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Yes your algorithm runs in $O(n)$ time if you use the median of medians algorithm. You can prove that to yourself by looking at your algorithm and noting that in every loop the size of the array we are considering is cut in halve. And the runtime of the loop body is $O(n)$ (if we use median of medians and array copying/filtering is $O(n)$ anyway). Now we get ...


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This fails for, e.g., [1, 9, 55, 55, 100], t=111. The first iteration finds 110 and increases i to exclude 1 as a possibility, but the only solution, [1, 55, 55], needs 1. The basic problem is that when you increase i or reduce j, you are assuming that the element you just advanced past is not needed -- that there exists some solution that does not include ...


1

I don't think these things are usually treated as a single topic in either research or education, but there are quite a few adjacent topics that are relevant. I'll list some here, starting with... I/O-complexity One perspective on the algorithmic analysis of computer storage, memory and caches is the field of I/O-complexity or external memory algorithms. ...


1

The simplest way to answer this question is using the Akra–Bazzi theorem, a vast generalization of the Master theorem. Using the Akra–Bazzi theorem, you can show that the solution of the recurrence $T(n) = T(\alpha n) + T((1-\alpha) n) + O(n)$ is $T(n) = \Theta(n\log n)$ for all constant $\alpha \in (0,1)$. You can also use a recursion tree. This is a tree ...


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It’s reasonably obvious that if you can calculate a 2x2 matrix product with 7 multiplications and quite a few additions, you get an asymptotically faster algorithm. You need 8 products. But for example (a+b)*(c+d) gives you the sum of four products with one multiplication. So it might be possible to calculate many products with seven multiplications in such ...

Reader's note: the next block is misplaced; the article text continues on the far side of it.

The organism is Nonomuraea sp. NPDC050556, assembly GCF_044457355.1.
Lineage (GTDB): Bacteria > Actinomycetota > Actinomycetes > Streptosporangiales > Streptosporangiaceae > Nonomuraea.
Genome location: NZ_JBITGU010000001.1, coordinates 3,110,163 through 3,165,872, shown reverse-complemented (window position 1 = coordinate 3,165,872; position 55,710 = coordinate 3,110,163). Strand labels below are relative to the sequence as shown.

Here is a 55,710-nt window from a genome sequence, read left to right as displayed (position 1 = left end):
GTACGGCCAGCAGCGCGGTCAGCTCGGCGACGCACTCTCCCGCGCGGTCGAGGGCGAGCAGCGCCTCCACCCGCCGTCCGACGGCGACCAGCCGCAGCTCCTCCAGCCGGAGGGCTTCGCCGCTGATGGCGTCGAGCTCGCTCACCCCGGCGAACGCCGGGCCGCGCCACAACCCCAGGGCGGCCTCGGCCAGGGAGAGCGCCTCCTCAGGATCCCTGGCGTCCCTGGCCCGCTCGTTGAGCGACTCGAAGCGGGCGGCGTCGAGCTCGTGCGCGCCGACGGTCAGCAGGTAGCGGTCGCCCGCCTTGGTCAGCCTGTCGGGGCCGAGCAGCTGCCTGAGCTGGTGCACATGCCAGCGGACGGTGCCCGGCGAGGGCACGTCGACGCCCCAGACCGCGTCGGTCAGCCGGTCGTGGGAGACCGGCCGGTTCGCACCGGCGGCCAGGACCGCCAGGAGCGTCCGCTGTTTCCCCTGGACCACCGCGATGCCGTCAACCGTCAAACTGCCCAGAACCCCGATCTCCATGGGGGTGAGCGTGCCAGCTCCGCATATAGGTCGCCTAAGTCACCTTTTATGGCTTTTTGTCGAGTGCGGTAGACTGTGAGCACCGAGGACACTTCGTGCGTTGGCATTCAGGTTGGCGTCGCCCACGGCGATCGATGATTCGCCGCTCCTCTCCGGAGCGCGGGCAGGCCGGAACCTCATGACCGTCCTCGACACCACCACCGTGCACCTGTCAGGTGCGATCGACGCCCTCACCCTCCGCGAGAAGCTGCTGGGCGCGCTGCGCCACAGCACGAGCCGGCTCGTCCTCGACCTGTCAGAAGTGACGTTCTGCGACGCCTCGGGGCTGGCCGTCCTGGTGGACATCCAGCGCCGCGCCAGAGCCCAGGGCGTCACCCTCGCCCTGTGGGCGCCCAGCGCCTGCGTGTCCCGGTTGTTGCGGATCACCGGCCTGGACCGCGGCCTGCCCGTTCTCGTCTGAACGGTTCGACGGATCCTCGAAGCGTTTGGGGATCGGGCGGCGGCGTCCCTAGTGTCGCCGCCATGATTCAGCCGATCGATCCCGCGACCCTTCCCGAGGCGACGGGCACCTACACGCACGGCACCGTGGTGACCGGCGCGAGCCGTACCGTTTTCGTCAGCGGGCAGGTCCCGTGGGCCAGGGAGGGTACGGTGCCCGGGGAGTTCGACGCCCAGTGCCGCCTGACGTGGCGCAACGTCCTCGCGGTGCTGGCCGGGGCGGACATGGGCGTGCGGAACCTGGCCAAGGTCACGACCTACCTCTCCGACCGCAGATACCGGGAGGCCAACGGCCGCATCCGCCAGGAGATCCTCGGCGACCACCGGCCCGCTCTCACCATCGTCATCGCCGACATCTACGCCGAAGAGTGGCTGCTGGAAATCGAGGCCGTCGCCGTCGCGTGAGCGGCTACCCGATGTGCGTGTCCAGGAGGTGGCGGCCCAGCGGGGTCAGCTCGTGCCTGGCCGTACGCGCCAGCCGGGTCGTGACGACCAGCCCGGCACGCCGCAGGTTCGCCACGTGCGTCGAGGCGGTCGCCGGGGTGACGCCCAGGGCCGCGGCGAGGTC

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The real answer to this question is that if you play with it long enough, you'll hit an algorithm requiring 7 multiplications – not necessarily the same as Strassen's, but an equivalent one, in a certain sense: it is known that all such algorithms are equivalent, as shown by de Groote in his 1978 paper, On varieties of optimal algorithms for the computation ...


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$O(n)$ for the first section and $O(n^2)$ for the second, so $O(n^2)$ overall.


0

You correctly pointed out that $\ln n = \frac{\log_2n}{\log_2 e}$. You can rewrite this as $\ln n = \frac{1}{\log_2e}\cdot\log_2n$. Since $\Theta(\cdot) $ allows you to drop constant factors (and as @Pseudonym pointed out, $\frac{1}{\log_2e}$ is constant), it follows that $\ln n = \Theta(\log_2n)$


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for(i=1;i<=n;i++) { for(j=1 ; j <= i*i ; j++) { for(k=1 ; k<= n/2 ; k++) { x = y + z; } } } The triple-nested loop is equivalent to the summation $$\sum_{i=1}^{n}\sum_{j=1}^{i^2} \sum_{k=1}^{n/2} 1$$ $$=\frac{n}{2}(\sum_{i=1}^{n}\sum_{j=1}^{i^2}1)$$ $$=\frac{n}{2}(\sum_{i=1}^{n}i^2)$$ $$=\frac{n}{2} \...


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If I understand you correctly, a minor modification of the absolute value should work, where you do digit-wise absolute difference and keep the magnitude: $$ \sum_i \left| x[i] - y[i] \right| \cdot 10^{i} $$ or in Python: def dist(x, y): xs, ys = str(x), str(y) l = len(xs) diff = lambda a, b, i: abs(int(a[i]) - int(b[i])) * 10**(l-i-1) return ...


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Check the definitions, e.g. in Hildebrand's Introduction to asymptotics. In a nutshell, for the usual computer science use for running times (all relevant functions positive), it is said that: $f(n) = O(g(n))$ if there are $n_0$ and $c > 0$ so that for all $n \ge n_0$ it is $f(n) \le c g(n)$ $f(n) = \Omega(g(n))$ if there are $n_0$ and $c > 0$ so that ...


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As the graph is sparse, if you have a data structure to query in $O(\log{n})$, you can reach to $O(n \log{n})$ for your case. More details in this link: DBSCAN visits each point of the database, possibly multiple times (e.g., as candidates to different clusters). For practical considerations, however, the time complexity is mostly governed by the number of ...


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